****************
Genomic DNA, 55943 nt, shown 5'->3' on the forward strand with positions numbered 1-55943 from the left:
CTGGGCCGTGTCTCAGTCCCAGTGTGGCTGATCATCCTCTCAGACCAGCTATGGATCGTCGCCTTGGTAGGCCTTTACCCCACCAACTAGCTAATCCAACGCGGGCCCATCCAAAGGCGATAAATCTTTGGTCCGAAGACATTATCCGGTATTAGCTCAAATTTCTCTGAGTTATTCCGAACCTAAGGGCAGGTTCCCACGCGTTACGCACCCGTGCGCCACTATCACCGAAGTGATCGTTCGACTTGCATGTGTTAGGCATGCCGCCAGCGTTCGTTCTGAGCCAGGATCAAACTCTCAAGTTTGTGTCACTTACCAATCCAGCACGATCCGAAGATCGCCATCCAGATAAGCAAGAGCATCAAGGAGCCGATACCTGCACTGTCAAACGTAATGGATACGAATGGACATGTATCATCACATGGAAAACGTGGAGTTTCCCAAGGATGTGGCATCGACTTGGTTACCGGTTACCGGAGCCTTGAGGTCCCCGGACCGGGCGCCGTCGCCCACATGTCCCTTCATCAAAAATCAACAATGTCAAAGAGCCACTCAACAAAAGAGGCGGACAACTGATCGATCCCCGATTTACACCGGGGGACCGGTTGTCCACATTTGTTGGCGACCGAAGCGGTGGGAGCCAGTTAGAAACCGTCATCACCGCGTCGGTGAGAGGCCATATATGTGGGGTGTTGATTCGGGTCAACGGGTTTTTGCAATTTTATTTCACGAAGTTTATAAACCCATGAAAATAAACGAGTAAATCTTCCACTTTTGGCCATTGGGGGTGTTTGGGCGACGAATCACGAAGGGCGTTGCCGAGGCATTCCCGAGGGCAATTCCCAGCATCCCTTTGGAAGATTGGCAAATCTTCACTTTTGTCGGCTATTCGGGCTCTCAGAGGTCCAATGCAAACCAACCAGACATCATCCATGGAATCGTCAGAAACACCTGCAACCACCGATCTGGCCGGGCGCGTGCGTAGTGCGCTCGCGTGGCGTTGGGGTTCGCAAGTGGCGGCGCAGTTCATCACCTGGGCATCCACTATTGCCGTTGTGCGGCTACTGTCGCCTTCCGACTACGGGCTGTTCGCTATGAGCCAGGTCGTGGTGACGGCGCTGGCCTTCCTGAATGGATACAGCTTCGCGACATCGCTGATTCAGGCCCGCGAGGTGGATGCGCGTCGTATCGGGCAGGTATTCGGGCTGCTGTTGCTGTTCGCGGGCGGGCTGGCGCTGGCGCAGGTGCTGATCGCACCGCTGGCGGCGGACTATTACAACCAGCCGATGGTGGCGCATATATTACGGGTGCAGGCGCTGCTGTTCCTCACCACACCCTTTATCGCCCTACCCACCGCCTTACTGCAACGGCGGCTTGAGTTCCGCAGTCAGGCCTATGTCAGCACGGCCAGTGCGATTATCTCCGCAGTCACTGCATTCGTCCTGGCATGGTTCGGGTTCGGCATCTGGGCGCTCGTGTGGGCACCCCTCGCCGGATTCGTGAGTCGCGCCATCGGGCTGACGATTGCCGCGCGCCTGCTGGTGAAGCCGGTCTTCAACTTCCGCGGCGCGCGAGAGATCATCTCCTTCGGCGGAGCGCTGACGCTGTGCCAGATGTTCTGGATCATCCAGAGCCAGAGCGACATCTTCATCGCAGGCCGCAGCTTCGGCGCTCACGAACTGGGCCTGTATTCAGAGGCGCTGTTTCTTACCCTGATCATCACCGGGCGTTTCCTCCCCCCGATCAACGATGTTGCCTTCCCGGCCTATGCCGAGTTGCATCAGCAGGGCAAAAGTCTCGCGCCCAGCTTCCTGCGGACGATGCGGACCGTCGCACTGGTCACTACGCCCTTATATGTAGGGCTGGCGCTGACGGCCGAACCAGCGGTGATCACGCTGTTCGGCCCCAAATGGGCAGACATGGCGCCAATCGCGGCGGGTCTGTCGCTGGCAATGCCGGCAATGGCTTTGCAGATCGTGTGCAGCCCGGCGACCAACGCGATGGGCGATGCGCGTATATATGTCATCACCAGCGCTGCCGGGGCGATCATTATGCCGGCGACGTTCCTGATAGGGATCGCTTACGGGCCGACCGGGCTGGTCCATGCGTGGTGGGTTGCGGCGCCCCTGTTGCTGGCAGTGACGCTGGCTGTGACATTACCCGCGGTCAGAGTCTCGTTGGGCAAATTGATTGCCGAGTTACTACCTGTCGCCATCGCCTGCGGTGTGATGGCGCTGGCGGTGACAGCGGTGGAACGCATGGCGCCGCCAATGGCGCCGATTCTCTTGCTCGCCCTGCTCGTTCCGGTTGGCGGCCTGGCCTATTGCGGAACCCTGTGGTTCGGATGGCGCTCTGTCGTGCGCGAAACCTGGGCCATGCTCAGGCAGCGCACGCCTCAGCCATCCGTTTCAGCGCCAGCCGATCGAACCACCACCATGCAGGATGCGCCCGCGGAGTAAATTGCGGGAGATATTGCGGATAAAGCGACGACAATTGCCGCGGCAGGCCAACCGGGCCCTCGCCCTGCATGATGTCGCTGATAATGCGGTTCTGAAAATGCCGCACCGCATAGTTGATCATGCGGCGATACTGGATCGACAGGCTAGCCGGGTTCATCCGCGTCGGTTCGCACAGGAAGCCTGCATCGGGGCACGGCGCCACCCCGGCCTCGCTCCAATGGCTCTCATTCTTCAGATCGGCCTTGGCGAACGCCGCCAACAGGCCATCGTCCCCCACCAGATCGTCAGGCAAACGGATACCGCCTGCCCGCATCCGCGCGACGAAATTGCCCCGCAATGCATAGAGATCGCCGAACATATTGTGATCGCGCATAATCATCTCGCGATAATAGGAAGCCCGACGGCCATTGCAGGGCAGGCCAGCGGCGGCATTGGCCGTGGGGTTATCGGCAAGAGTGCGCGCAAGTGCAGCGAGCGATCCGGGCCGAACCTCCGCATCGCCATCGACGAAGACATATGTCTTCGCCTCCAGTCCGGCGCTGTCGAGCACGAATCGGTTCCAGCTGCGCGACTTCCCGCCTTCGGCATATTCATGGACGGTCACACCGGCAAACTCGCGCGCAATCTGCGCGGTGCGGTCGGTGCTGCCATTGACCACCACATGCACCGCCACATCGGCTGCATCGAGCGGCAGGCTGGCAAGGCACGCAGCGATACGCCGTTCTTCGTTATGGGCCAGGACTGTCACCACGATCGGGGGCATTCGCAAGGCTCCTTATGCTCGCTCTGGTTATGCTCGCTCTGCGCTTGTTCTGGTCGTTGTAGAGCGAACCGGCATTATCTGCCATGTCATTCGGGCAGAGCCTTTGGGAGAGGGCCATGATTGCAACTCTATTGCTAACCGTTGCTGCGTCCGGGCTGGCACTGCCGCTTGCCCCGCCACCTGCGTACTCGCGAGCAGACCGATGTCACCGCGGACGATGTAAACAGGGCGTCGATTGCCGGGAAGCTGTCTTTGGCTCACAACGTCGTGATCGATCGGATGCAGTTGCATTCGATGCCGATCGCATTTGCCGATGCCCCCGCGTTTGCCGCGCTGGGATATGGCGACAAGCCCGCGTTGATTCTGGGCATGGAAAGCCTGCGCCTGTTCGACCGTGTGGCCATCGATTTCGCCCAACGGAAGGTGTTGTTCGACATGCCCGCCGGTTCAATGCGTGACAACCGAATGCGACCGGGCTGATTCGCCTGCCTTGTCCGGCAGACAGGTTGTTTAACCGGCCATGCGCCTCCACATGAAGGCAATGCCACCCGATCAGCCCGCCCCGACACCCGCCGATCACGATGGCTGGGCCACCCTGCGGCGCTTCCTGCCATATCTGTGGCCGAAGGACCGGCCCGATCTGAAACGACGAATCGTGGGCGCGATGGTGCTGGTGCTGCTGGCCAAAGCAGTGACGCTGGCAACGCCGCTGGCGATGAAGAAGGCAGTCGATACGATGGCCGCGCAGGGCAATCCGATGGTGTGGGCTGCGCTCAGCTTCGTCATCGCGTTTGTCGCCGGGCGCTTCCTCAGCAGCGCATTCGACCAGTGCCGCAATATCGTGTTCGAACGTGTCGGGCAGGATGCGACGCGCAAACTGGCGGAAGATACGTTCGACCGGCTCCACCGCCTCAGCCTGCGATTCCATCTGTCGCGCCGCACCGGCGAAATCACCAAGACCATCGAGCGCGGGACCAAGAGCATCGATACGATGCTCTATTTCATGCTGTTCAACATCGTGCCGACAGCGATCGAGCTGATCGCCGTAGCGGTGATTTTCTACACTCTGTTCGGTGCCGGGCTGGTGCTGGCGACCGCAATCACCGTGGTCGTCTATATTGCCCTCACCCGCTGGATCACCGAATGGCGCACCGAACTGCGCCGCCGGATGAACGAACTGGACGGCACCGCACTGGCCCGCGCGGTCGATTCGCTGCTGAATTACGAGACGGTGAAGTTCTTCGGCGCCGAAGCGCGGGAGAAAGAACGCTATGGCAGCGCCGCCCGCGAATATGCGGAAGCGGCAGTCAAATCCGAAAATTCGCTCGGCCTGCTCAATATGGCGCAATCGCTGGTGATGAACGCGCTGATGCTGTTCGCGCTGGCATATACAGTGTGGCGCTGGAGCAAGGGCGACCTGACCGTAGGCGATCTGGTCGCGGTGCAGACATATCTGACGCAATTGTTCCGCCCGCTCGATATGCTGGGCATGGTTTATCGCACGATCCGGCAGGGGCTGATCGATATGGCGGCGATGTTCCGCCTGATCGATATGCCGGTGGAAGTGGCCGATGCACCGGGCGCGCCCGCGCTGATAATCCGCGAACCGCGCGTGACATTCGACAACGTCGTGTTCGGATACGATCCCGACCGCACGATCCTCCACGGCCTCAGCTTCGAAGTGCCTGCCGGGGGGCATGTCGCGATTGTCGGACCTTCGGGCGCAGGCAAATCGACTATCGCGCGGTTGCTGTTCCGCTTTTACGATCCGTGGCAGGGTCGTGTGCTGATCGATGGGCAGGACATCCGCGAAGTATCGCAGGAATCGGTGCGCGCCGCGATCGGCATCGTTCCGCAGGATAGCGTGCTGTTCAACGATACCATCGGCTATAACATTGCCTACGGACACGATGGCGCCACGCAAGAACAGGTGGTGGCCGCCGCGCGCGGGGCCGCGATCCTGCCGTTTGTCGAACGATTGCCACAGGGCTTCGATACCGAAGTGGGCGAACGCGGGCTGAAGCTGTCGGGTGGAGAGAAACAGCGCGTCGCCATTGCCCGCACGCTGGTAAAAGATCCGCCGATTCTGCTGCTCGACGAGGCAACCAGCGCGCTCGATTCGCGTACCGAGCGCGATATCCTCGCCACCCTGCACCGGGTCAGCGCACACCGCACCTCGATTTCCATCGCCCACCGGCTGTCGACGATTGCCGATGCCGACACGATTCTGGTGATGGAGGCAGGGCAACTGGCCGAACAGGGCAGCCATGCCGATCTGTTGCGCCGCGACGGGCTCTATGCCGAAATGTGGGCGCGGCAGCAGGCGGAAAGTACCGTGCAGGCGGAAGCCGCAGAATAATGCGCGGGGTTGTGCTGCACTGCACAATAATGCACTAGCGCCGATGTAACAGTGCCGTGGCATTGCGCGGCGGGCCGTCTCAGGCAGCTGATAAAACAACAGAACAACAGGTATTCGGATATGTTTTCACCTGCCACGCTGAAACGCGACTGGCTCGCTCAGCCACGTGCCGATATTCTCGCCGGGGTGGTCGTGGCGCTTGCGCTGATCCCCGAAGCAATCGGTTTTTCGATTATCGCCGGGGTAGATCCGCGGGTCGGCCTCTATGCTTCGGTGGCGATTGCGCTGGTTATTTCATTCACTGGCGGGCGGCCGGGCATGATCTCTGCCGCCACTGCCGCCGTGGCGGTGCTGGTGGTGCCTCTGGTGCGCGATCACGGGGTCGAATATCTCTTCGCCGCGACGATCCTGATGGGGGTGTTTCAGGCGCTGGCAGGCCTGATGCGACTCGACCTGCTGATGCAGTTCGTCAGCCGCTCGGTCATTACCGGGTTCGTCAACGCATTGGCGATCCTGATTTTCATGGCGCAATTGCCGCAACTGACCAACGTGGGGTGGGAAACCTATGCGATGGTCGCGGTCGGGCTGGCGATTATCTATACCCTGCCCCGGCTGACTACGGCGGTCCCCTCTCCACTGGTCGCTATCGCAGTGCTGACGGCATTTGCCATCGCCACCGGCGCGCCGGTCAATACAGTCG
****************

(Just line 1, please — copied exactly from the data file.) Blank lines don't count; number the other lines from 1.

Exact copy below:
Genomic DNA, 55943 nt, shown 5'->3' on the forward strand with positions numbered 1-55943 from the left: